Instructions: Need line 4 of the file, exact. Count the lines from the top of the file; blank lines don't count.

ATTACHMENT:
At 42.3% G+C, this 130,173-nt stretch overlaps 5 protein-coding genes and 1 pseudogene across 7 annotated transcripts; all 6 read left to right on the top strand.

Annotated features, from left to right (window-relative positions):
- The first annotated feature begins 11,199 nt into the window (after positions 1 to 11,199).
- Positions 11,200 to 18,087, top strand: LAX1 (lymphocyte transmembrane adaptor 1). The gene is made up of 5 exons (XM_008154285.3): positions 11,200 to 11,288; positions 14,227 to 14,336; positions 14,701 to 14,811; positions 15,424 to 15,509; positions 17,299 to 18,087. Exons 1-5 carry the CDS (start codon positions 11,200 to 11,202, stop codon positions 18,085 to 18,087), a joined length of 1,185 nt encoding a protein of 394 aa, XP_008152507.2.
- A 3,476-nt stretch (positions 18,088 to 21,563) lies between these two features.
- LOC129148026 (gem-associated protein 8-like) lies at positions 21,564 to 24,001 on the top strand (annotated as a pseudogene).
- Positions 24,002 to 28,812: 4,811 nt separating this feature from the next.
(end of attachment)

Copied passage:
- Positions 11,200 to 18,087, top strand: LAX1 (lymphocyte transmembrane adaptor 1). The gene is made up of 5 exons (XM_008154285.3): positions 11,200 to 11,288; positions 14,227 to 14,336; positions 14,701 to 14,811; positions 15,424 to 15,509; positions 17,299 to 18,087. Exons 1-5 carry the CDS (start codon positions 11,200 to 11,202, stop codon positions 18,085 to 18,087), a joined length of 1,185 nt encoding a protein of 394 aa, XP_008152507.2.